Keeping Halloween Safe & Fun!

By Audrey Emerick Elder 

Wilma & Barney - Halloween 2016

As the cold northern winds blow the last day of October off the calendar, the American tradition of #Halloween will usher in November in a grand masquerade. Keeping the adorably costumed little ones to the costume contestant adults safe must indeed take priority over the battle between chocolate bars and candy corn.

Halloween can be a nightmare as more drunk drivers experience fatal crashes and that these crashes are three times more likely than on New Year’s Eve! A must-read blog for anyone who plans to find fun and mischief on Halloween. Know how to be SAFE and keep those you love SAFE. 

 

Trick or Treating

A good costume - This little Monster High  character can see perfectly and her costume does not drag on the ground. She has glow light bracelets and necklace to be easily seen in the dark. 

A good costume - This little Monster High  character can see perfectly and her costume does not drag on the ground. She has glow light bracelets and necklace to be easily seen in the dark. 

AAA Exchange has created a guide filled with great tips for Halloween safety for both safe costumes and safe driving. This list reminds us all that this is the one day a year that our neighborhoods and communities will be filled with disguised children that are not only more difficult to see, particularly after dark, but also, more likely to dart out into the streets. Parents can take steps to ensure their child is more visible to drivers with reflective or partially reflective costumes and costumes that aren’t a tripping hazard. Simply adding a few strips of reflective tape to a child’s outfit can add a layer of safety to the evening’s fun.

For drivers, the guide suggests keeping speed several miles per hour under the speed limit. Though heartbreaking, every Halloween has a tragic story of children being hit by cars. The National Safety Council reports children are more than twice as likely to be hit by a car on Halloween than any other day of the year.

 

Halloween Drunk Drivers

Another startling Halloween statistic is that of drunk driving incidents on Halloween. The holiday is far from just for children and sadly many adult festivities end in drunk or buzzed drivers on the roads. The National Highway Traffic Safety Administration reports that fatal crashes on Halloween are three times more likely than on New Year’s Eve.  Getting the kids home at an early time in the evening helps ensure they aren’t on the same roads as impaired drivers. If you’re hosting a party with alcohol, you know the rules - only designated drivers should gain their keys back.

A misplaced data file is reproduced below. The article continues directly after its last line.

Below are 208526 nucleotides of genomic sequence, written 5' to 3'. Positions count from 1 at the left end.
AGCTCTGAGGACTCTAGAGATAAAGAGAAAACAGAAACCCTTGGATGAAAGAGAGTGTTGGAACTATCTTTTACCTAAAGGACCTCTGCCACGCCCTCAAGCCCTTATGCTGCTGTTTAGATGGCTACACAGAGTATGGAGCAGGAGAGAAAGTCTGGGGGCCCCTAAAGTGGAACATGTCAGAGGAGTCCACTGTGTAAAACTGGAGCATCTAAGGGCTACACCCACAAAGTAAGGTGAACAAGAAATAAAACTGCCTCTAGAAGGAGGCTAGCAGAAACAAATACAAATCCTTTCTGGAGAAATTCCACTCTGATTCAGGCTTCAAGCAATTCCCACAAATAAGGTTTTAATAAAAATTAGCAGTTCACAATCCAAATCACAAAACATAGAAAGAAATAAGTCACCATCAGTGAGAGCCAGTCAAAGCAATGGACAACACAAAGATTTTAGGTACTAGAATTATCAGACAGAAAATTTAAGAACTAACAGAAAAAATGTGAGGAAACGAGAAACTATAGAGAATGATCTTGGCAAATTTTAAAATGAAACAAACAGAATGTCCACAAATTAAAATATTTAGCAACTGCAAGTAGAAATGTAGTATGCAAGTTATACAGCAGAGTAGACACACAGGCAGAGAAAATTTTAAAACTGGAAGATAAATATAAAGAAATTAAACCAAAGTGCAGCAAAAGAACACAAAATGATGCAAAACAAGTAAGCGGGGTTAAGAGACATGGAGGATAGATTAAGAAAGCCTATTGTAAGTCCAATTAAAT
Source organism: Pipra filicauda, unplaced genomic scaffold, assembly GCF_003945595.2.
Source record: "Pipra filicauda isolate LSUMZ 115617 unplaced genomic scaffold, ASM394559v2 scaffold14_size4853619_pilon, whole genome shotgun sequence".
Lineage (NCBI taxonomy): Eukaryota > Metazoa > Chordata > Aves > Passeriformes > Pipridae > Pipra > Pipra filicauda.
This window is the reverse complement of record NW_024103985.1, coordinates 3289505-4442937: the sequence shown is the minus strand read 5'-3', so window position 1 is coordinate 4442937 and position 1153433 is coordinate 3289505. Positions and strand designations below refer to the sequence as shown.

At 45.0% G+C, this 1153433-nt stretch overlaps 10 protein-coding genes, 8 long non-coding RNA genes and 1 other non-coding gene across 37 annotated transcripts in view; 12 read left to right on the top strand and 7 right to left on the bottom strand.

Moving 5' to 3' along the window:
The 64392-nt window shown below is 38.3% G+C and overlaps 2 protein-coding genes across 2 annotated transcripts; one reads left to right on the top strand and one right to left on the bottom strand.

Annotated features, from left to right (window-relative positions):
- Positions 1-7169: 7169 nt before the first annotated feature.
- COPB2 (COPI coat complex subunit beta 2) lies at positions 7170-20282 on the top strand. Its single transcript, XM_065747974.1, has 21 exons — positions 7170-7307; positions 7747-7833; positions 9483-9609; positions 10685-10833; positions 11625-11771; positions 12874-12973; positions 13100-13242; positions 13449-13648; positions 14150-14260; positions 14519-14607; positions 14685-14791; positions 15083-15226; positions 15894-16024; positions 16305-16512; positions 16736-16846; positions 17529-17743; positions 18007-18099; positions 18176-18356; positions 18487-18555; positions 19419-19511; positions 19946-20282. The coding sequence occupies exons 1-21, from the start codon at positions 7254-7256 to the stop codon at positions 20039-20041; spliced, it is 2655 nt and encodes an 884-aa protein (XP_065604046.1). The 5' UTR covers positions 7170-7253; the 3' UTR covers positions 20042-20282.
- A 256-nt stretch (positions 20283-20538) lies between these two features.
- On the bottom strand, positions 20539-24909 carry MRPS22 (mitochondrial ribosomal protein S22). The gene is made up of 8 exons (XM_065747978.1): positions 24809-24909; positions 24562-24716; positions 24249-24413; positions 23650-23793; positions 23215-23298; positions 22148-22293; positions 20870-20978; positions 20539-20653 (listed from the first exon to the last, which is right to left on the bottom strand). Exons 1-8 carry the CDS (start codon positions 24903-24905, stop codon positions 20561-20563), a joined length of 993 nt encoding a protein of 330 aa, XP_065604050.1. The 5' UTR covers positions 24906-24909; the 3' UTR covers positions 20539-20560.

A Few Fun Ideas

1.  Many organizations host trunk or treats. Plenty of candy for the kids and a safe way for them and their parents to show off those creative costumes!

2.  Some cities offer specific trick or treating hours to promote getting the kids back home before the sun goes down.

3.  And finally, you could host a safe kid-friendly party with candy, games, and activities that will be sure to live in those children’s memories for years to come. Who doesn’t love bobbing for apples and bowling with tiny pumpkins?

 

WE AT Richards' Collision Center WISH EVERYONE A VERY SAFE & HAPPY HALLOWEEN!! 

 

Autumn in the Park!

Destination West - The White River National Forest

Western Colorado becomes seas of sparkling gold that cover the mountains as the aspen trees turn from summer green. Within the 2.3 million acres which include ten mountain peaks you will find the ability to hunt, fish, camp, hike and rock climb. One of the most popular sites (and most photographed in the United States) within the forest is the Maroon Bells of Aspen. Nearby day trips well worth the time include the historic towns of Redstone and Marble and the Rifle Falls State Park.       

Rifle Falls State Park

If you take I-70 west through Kansas I recommend setting Hays or Colby as your stop for the night destination point. I also recommend taking along a book written just for this trip. “Driving across Kansas” by Ted T. Cable & Wayne A. Maley tells the history of Kansas in mile marker increments. St. Fidelis Church, better known as “The Cathedral of the Plains” is located in Victoria, KS just east of Hays. The church was built in 1911 and is open to the public daily.

For a memorable and scenic lunch experience I recommend stopping in Idaho Springs just west of Denver. This Gold Rush mining town has a fantastic historic downtown filled with local shops and dining choices. If you’re looking to take a stab at a little gold panning, you’ll have no trouble finding supplies.

Destination East - Pictured Rocks National Lakeshore

Northern Michigan and Michigan’s Upper Peninsula become a picture perfect rainbow of color as the states hardwoods turn their leaves from green to yellow, orange, and red. Though peak color has passed for the most northern regions of the state there is sure to be some beautiful scenes along the way.  The Lake Superior lakeshore is filled with giant sandstone cliffs and offers hiking/walking trails as well as camping.